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Josh Hall on the third Global Ocean Race

The next Class40 round the world race will be bigger, better and with a new class structure

Wednesday January 16th 2013, Author: James Boyd, Location: United Kingdom

Josh Hall’s announcement on Monday regarding the third Global Ocean Race, starting from Southampton in 2014 and with a new advisory board of media big wigs, indicates that the next Class40 round the world race should be held at a much elevated level - welcome news.

With the race for the first time starting and finishing in the UK, plus the confirmation of Cape Town and Charleston, South Carolina, only the Australia/New Zealand and South American stopover have still to be confirmed with the race continuing to follow the ‘classic’ Southern Ocean route around the world.

One of the significant issues with the last two Global Ocean Races has been the small number of entries. While having six entries was just about okay for the first race, having six and then subsequently losing three during the race (one returning), to leave just three boats racing, was thin.

However as Hall points out, just three months out from the start of the last Global Ocean Race they had 18 solid entries, only for two thirds to drop out prior to start day. “It was due very much to the economic climate. The very thing that has made Class40 the great success is affordability, but that has been its Achilles Heel as well because it is an owner-driver class and, for the owners, their responsibilities are more towards their own businesses than the race, so it is easier for them to pull out.”

For the 2014 Global Ocean Race, Hall is doing everything possible not only to attract competitors, but also to ensure they get to the start line once they have entered. Hall intends to achieve this in several ways. Firstly they are anticipating that the next race’s media offering will be better resourced and much improved, in turn making the event more attractive to sponsors. They also want to have a closer relationship with any boat sponsors. “We want to make sure they are properly tied in and integrated commercially with the event,” says Hall.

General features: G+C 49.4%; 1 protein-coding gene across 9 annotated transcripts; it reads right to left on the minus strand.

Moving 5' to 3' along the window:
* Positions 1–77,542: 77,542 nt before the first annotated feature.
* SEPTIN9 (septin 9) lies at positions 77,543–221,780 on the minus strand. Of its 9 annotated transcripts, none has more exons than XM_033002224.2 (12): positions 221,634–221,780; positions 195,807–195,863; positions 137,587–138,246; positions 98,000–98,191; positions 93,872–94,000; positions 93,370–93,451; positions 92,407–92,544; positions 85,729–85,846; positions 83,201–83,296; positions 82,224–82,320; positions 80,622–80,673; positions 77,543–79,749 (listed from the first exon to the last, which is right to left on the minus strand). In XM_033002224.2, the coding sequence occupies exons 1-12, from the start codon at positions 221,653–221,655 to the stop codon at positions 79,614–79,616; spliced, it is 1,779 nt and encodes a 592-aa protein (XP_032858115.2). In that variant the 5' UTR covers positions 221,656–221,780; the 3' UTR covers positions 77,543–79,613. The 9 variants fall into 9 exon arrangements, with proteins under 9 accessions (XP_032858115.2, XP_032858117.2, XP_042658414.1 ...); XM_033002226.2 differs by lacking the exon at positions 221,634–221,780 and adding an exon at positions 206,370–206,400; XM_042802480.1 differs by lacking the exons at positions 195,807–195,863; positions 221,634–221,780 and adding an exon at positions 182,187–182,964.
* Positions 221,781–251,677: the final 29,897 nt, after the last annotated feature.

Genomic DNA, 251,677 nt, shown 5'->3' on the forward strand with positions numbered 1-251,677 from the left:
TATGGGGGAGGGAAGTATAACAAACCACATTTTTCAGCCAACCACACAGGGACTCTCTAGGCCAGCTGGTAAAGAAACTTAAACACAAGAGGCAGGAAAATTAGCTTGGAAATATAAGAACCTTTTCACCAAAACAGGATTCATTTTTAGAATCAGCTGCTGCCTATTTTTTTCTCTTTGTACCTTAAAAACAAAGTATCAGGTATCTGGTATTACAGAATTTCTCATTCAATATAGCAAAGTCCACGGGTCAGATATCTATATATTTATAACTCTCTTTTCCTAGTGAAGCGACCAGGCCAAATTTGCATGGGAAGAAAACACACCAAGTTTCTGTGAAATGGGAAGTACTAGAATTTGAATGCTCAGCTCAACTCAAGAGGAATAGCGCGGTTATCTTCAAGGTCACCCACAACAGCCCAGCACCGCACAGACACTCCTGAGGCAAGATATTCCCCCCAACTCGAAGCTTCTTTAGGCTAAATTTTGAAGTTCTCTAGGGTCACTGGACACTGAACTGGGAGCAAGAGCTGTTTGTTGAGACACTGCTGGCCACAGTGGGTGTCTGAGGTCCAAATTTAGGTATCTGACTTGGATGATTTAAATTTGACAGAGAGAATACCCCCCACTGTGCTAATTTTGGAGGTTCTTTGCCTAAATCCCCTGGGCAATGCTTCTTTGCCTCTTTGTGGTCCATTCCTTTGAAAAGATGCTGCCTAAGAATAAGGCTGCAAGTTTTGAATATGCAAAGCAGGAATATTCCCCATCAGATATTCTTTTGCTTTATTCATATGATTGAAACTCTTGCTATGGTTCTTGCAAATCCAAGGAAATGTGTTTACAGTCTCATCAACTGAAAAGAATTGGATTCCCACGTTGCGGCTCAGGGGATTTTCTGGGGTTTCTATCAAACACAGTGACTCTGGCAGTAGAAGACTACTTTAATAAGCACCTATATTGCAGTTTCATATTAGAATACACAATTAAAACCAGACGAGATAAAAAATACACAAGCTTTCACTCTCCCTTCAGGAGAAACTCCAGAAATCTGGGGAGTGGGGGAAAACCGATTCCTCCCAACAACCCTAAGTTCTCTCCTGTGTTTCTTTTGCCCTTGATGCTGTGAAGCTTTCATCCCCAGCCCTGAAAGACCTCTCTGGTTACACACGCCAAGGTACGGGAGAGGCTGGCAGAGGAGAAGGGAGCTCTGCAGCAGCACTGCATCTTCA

New for the 2014 Global Ocean Race is that there will be three classes – singlehanded and doublehanded (as featured in the first race, when Michel Kleinjans went around on his own, while the last event was exclusively doublehanded). However to maximise the race’s appeal, for the first time a ‘fully crewed’ class is being introduced. In Class40 terms this means a maximum of four on board.

“What we want the race to do is to offer access to a round the world race on a classic route to as many sailors as possible,” explains Hall. “The concept of the fully crewed division is that it opens the way, much as the Whitbread used to, for sailing families, yacht clubs, sailing associations, groups of sailing friends, etc to club together and do a competitive round the world race as an entity. And it also helps us to have as many boats as possible.”

The fully crewed boats will be able to change three of their four crew between legs. Hall says this is to ensure that there is some continuity with on board knowledge retained from leg to leg. Thus in theory through the race 15 crew could sail as part of a fully crewed entry. Hall reckons that the net cost of doing the race (ie including selling the boat at the end of the race) works out at £250-300,000, so a team of 15 could be put together with each putting in £16,666. “That puts the accessibility of the race firmly back in the private pocket, sponsorship being a rather difficult thing to achieve these days.”

Learning from past experience Hall says he is keeping his powder dry over how entries stand at present. He says at the moment they have nine solid entries from eight different countries and these are split equally across the three classes. “Some sailors who are coming back for a second go at the race and some are brand new Class40 sailors.” He is hoping that with the changes they have made to the race they will eventually end up with around 15-16 boats.

Among the competitors keen to take part are Team Concise’s Ned Collier-Wakefield and younger Thomson brother, David, who competed in the first Global Ocean Race.